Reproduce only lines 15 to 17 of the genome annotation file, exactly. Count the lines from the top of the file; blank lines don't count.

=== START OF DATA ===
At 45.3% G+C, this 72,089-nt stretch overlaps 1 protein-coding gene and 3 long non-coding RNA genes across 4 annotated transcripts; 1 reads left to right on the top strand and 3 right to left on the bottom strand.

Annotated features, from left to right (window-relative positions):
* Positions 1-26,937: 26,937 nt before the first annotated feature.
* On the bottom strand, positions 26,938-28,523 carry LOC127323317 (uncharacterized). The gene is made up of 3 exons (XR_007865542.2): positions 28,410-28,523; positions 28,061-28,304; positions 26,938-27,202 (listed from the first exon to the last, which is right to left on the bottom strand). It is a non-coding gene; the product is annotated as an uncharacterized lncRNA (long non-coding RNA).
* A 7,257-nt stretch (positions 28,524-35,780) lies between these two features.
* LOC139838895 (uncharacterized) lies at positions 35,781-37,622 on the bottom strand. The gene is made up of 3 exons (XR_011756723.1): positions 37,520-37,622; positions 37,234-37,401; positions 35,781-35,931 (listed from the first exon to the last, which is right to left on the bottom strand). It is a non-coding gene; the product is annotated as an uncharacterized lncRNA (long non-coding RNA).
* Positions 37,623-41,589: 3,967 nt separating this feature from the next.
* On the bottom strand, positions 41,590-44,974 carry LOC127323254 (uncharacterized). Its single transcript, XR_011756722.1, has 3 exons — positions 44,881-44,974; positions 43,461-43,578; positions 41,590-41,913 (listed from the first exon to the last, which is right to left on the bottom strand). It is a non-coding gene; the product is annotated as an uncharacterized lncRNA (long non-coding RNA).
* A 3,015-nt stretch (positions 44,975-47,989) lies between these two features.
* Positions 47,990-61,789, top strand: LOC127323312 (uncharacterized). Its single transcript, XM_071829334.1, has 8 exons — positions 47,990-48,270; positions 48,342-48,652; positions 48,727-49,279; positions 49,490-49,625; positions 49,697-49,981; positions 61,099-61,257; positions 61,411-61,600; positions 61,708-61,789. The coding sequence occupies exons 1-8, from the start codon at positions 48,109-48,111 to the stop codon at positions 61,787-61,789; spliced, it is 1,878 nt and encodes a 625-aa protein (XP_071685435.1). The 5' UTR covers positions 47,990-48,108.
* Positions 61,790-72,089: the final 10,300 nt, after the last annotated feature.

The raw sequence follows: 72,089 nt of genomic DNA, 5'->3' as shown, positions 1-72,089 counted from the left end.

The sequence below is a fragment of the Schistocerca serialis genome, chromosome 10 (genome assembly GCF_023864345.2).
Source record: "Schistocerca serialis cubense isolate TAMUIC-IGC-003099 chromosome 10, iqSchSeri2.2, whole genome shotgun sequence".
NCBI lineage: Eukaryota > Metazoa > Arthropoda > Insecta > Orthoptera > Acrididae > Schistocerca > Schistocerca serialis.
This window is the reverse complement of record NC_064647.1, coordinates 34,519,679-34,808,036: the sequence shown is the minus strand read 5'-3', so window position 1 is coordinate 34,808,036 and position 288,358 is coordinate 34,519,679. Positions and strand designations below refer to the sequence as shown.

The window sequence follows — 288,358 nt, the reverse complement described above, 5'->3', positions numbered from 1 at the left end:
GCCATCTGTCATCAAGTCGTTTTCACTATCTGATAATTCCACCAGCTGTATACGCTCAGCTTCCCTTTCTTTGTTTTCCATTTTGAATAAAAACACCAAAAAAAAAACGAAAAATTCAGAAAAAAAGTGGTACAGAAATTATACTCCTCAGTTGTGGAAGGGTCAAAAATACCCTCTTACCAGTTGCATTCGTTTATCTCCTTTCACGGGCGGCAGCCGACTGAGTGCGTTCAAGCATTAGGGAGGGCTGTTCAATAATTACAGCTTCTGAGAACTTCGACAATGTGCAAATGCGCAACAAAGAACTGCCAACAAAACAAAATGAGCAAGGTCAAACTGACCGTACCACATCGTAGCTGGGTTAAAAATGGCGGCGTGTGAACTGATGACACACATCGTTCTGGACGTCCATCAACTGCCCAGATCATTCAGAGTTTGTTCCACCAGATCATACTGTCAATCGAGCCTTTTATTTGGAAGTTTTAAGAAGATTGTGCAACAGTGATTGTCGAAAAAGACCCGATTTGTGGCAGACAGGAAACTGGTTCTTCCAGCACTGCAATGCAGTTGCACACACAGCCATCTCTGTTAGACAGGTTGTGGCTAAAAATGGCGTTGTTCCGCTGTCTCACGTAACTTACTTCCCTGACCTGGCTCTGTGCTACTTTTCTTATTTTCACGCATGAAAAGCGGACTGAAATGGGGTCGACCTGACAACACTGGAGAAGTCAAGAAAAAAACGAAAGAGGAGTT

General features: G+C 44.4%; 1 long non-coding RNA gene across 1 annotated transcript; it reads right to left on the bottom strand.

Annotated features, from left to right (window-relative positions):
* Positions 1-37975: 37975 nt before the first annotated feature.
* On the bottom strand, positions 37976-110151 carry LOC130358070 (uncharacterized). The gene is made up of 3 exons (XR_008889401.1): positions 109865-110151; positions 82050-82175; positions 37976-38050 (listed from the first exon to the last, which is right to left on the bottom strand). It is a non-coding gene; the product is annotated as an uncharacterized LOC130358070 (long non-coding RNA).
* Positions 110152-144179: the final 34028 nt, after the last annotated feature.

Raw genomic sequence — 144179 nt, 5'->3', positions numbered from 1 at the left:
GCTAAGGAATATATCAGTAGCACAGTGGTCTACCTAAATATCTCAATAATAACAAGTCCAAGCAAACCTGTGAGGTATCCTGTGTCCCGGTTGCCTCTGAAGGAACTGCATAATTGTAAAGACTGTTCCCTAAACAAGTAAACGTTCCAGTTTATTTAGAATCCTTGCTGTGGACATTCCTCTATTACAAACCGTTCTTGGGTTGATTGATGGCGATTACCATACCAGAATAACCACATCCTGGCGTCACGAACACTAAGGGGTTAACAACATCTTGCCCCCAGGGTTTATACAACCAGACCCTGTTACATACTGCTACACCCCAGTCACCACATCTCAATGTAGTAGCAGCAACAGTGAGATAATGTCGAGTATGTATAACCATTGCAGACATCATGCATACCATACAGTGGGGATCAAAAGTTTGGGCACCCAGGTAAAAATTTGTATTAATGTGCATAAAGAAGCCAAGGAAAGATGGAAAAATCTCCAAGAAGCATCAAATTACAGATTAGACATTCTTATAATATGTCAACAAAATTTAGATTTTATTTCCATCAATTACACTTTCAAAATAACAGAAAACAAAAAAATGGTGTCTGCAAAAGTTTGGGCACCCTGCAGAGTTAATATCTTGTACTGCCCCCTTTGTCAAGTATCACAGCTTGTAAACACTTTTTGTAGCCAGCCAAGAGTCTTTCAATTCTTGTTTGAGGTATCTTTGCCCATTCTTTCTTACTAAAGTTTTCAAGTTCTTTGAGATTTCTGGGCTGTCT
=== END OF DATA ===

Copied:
NCBI lineage: Eukaryota > Metazoa > Arthropoda > Insecta > Orthoptera > Acrididae > Schistocerca > Schistocerca serialis.
This window is the reverse complement of record NC_064647.1, coordinates 34,519,679-34,808,036: the sequence shown is the minus strand read 5'-3', so window position 1 is coordinate 34,808,036 and position 288,358 is coordinate 34,519,679. Positions and strand designations below refer to the sequence as shown.

The window sequence follows — 288,358 nt, the reverse complement described above, 5'->3', positions numbered from 1 at the left end: